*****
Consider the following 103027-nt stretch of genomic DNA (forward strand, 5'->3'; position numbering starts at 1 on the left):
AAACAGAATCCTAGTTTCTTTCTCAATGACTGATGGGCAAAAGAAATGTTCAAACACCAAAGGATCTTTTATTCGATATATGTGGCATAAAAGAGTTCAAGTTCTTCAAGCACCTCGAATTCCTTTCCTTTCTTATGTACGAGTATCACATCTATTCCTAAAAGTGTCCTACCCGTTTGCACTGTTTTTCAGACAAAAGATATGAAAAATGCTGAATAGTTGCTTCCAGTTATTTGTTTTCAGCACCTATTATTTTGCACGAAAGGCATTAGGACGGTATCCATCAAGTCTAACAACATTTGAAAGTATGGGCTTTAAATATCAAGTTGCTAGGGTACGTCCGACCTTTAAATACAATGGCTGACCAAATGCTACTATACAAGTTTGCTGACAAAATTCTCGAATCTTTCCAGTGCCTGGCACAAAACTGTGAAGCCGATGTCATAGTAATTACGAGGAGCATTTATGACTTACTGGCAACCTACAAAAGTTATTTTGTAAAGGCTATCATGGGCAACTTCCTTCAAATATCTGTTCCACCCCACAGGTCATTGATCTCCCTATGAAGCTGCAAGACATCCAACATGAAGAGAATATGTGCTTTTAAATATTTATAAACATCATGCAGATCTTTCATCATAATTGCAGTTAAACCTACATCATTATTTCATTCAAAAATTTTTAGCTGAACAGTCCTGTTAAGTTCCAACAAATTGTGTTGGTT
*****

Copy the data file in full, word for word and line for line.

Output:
Consider the following 103027-nt stretch of genomic DNA (forward strand, 5'->3'; position numbering starts at 1 on the left):
AAACAGAATCCTAGTTTCTTTCTCAATGACTGATGGGCAAAAGAAATGTTCAAACACCAAAGGATCTTTTATTCGATATATGTGGCATAAAAGAGTTCAAGTTCTTCAAGCACCTCGAATTCCTTTCCTTTCTTATGTACGAGTATCACATCTATTCCTAAAAGTGTCCTACCCGTTTGCACTGTTTTTCAGACAAAAGATATGAAAAATGCTGAATAGTTGCTTCCAGTTATTTGTTTTCAGCACCTATTATTTTGCACGAAAGGCATTAGGACGGTATCCATCAAGTCTAACAACATTTGAAAGTATGGGCTTTAAATATCAAGTTGCTAGGGTACGTCCGACCTTTAAATACAATGGCTGACCAAATGCTACTATACAAGTTTGCTGACAAAATTCTCGAATCTTTCCAGTGCCTGGCACAAAACTGTGAAGCCGATGTCATAGTAATTACGAGGAGCATTTATGACTTACTGGCAACCTACAAAAGTTATTTTGTAAAGGCTATCATGGGCAACTTCCTTCAAATATCTGTTCCACCCCACAGGTCATTGATCTCCCTATGAAGCTGCAAGACATCCAACATGAAGAGAATATGTGCTTTTAAATATTTATAAACATCATGCAGATCTTTCATCATAATTGCAGTTAAACCTACATCATTATTTCATTCAAAAATTTTTAGCTGAACAGTCCTGTTAAGTTCCAACAAATTGTGTTGGTT